Volunteers, Marines discuss disaster relief

I Marine Expeditionary Force
Story by Lance Cpl. Mark Garcia

Date: 10.08.2011
Posted: 10.09.2011 04:00
News ID: 78242
Volunteers, Marines discuss disaster relief

SAN FRANCISCO - San Francisco’s Neighborhood and Community Emergency Response Teams joined military and government officials aboard USS Bonhomme Richard to discuss possible emergency responses and disaster relief in the Bay Area Oct. 7.

The meeting was part of a Senior Leadership Seminar designed to bring together senior military, federal and local leaders. Participants of the seminar discussed in detail different ways local authorities, along with the military, could provide disaster relief in the event of a catastrophe.

“It’s the art of humanitarian assistance to ensure that what is delivered, is what is needed, when it is needed,” said Col. Chet Jolley, 1st Marine Expeditionary Brigade chief of staff. “That variable changes with the disaster and the location of the disaster. Whether it’s an impoverished nation that needs everything or whether it’s a modern nation that just needs the necessities – that is the art of humanitarian relief.”

Jolley was one of the guest speakers at the seminar and spoke of the importance of providing humanitarian assistance to people in a timely manner.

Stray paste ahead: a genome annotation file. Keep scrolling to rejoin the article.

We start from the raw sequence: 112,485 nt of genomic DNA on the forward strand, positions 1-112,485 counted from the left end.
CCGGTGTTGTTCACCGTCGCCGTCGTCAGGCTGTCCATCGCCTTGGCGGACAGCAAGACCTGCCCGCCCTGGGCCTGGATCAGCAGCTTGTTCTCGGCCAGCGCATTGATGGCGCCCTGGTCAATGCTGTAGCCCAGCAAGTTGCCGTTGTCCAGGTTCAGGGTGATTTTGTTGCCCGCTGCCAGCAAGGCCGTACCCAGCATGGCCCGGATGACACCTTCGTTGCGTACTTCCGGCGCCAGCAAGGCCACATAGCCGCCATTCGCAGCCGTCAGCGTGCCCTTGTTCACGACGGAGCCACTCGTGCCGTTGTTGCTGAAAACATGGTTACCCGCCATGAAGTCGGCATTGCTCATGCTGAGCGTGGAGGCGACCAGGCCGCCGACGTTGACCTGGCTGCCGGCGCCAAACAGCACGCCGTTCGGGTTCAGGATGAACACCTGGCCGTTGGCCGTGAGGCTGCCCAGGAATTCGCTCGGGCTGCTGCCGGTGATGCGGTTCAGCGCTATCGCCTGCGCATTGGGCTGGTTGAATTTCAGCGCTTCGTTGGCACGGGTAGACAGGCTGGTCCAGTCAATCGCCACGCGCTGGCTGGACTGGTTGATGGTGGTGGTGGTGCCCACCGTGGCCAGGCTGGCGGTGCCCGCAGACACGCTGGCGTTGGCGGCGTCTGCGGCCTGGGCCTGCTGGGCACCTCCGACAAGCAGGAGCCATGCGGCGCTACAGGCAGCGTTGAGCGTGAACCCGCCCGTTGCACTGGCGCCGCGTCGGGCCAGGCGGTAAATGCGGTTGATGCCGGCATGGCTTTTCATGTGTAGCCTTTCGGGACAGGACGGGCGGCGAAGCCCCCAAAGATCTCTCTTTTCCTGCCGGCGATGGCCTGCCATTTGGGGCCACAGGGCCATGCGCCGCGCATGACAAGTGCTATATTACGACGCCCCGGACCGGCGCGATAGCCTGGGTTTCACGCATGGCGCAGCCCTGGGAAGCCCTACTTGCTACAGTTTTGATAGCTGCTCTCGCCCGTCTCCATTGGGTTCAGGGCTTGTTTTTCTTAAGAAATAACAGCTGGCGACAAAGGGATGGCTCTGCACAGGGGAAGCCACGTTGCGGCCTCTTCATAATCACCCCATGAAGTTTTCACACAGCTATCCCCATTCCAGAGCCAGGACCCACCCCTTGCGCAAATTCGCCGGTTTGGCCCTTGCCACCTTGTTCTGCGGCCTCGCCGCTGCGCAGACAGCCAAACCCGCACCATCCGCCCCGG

“Humanitarian assistance isn’t an exercise where PowerPoint is the end state. You actually have to deliver,” Jolley said. “So individually people need to be able to respond to disasters quickly.”

Haley Barbour, the governor of Mississippi, another guest speaker at the seminar, reinforced the comments made by Jolley saying in times of crisis, leaders must be able to take action. He also went on to say local leaders shouldn’t be afraid to make decisions, because people rely on them when catastrophes affect their communities.

Jolley also covered the importance of events such as Fleet Week and bridging military and civilian capabilities.

“San Francisco Fleet Week is an excellent opportunity for us as a military to come up and talk to people, and for us to better understand how each other work so we can take that back to our organizations and build upon that,” Jolley said.